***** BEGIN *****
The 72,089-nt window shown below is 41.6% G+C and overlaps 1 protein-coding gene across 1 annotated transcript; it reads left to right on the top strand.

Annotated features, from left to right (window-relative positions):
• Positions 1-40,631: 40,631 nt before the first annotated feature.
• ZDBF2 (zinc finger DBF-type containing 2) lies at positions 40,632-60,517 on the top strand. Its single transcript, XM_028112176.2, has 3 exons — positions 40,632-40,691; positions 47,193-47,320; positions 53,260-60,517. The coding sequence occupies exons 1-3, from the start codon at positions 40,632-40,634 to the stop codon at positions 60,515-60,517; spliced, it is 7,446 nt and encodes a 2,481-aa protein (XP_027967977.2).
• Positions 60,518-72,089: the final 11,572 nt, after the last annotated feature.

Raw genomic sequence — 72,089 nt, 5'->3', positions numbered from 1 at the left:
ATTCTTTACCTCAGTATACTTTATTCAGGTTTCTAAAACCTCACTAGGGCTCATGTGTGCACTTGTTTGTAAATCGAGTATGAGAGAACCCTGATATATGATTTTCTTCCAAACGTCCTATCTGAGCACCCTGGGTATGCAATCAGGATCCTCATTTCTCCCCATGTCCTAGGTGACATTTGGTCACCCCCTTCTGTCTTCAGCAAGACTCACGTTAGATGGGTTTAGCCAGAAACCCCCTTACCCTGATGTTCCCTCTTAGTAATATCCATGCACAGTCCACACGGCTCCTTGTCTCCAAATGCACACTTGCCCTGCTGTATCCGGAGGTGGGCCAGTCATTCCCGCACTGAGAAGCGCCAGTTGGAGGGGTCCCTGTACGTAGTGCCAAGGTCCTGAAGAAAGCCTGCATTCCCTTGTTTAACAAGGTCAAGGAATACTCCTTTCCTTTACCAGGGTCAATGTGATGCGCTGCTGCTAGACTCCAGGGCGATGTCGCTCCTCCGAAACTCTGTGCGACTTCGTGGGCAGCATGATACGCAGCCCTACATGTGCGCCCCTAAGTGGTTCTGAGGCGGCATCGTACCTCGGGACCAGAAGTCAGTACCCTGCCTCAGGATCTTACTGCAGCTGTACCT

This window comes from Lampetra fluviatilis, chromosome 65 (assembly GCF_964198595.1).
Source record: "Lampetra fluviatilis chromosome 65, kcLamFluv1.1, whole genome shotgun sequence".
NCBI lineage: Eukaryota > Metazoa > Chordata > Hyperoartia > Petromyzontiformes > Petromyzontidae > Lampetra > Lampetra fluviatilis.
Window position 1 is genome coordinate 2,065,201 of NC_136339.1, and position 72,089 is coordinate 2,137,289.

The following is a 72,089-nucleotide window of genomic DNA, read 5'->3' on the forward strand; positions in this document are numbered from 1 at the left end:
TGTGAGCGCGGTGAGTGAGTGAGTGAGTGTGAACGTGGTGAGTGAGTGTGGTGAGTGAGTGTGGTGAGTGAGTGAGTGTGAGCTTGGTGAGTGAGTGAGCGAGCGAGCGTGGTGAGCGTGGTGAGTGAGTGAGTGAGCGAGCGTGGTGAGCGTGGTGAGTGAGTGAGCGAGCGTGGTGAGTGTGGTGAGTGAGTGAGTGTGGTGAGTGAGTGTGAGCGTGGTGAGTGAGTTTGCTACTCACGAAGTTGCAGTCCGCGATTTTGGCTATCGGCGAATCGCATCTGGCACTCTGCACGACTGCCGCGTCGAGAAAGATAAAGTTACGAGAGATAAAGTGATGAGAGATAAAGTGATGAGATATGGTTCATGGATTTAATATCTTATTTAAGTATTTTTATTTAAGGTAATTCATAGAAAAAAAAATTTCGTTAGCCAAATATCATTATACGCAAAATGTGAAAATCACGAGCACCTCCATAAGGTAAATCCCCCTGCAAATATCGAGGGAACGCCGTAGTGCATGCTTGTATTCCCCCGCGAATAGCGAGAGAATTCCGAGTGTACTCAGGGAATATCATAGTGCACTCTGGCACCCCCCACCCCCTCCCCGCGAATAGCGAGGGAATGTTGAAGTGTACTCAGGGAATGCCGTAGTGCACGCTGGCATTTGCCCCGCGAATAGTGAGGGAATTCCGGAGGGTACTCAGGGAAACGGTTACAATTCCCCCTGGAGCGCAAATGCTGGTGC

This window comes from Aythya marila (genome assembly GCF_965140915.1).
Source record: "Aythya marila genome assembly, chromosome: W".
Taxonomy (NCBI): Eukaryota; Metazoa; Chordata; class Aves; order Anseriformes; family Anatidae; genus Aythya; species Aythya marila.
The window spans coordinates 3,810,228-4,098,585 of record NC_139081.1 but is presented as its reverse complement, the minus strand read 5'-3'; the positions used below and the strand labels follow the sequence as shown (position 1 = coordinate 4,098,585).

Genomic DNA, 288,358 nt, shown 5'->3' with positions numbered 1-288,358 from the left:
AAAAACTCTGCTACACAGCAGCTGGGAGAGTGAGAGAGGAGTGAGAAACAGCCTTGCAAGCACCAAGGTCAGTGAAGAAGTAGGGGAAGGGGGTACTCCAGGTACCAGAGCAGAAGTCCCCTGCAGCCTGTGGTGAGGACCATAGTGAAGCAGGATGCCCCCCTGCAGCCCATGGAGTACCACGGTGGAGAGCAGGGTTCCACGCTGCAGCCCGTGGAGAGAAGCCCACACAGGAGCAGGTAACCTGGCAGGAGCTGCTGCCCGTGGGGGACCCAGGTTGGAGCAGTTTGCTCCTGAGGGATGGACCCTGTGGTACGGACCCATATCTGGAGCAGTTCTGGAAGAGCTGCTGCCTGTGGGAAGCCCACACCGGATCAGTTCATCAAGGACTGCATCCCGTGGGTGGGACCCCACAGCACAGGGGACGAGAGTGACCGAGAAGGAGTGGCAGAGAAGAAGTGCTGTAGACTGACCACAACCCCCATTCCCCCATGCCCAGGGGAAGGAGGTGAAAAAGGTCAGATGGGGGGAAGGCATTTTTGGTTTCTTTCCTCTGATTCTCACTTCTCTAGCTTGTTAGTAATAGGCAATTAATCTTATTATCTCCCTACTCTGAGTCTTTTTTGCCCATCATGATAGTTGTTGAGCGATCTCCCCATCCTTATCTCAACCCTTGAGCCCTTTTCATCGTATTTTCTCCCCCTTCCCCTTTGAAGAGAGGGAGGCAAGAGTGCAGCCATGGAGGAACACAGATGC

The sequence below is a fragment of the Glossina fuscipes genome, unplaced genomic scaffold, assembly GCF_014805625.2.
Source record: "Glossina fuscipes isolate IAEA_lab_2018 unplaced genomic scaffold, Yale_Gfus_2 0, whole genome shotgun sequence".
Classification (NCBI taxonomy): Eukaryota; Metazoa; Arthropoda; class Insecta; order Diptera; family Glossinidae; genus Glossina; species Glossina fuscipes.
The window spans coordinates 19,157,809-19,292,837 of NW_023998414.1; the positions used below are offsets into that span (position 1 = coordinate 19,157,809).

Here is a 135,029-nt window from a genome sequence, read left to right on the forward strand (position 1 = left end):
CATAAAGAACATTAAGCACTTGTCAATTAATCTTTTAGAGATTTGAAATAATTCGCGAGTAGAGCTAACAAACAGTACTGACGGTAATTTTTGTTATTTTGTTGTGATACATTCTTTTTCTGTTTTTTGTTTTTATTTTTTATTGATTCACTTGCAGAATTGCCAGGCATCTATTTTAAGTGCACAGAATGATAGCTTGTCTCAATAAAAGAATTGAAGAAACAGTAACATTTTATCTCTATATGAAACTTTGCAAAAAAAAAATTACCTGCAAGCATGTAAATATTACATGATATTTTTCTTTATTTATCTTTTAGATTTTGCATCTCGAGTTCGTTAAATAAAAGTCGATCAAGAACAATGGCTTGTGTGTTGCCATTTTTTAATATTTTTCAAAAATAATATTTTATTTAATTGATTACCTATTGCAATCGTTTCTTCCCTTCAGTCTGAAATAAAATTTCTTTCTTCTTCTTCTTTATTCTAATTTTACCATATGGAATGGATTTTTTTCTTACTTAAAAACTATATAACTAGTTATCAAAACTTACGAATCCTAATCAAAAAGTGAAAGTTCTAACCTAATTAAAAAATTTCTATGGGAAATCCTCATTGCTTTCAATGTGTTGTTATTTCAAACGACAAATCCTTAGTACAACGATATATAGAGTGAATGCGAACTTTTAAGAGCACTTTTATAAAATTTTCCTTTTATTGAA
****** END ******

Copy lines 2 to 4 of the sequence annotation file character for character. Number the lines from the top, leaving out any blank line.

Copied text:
Annotated features, from left to right (window-relative positions):
• Positions 1-40,631: 40,631 nt before the first annotated feature.
• ZDBF2 (zinc finger DBF-type containing 2) lies at positions 40,632-60,517 on the top strand. Its single transcript, XM_028112176.2, has 3 exons — positions 40,632-40,691; positions 47,193-47,320; positions 53,260-60,517. The coding sequence occupies exons 1-3, from the start codon at positions 40,632-40,634 to the stop codon at positions 60,515-60,517; spliced, it is 7,446 nt and encodes a 2,481-aa protein (XP_027967977.2).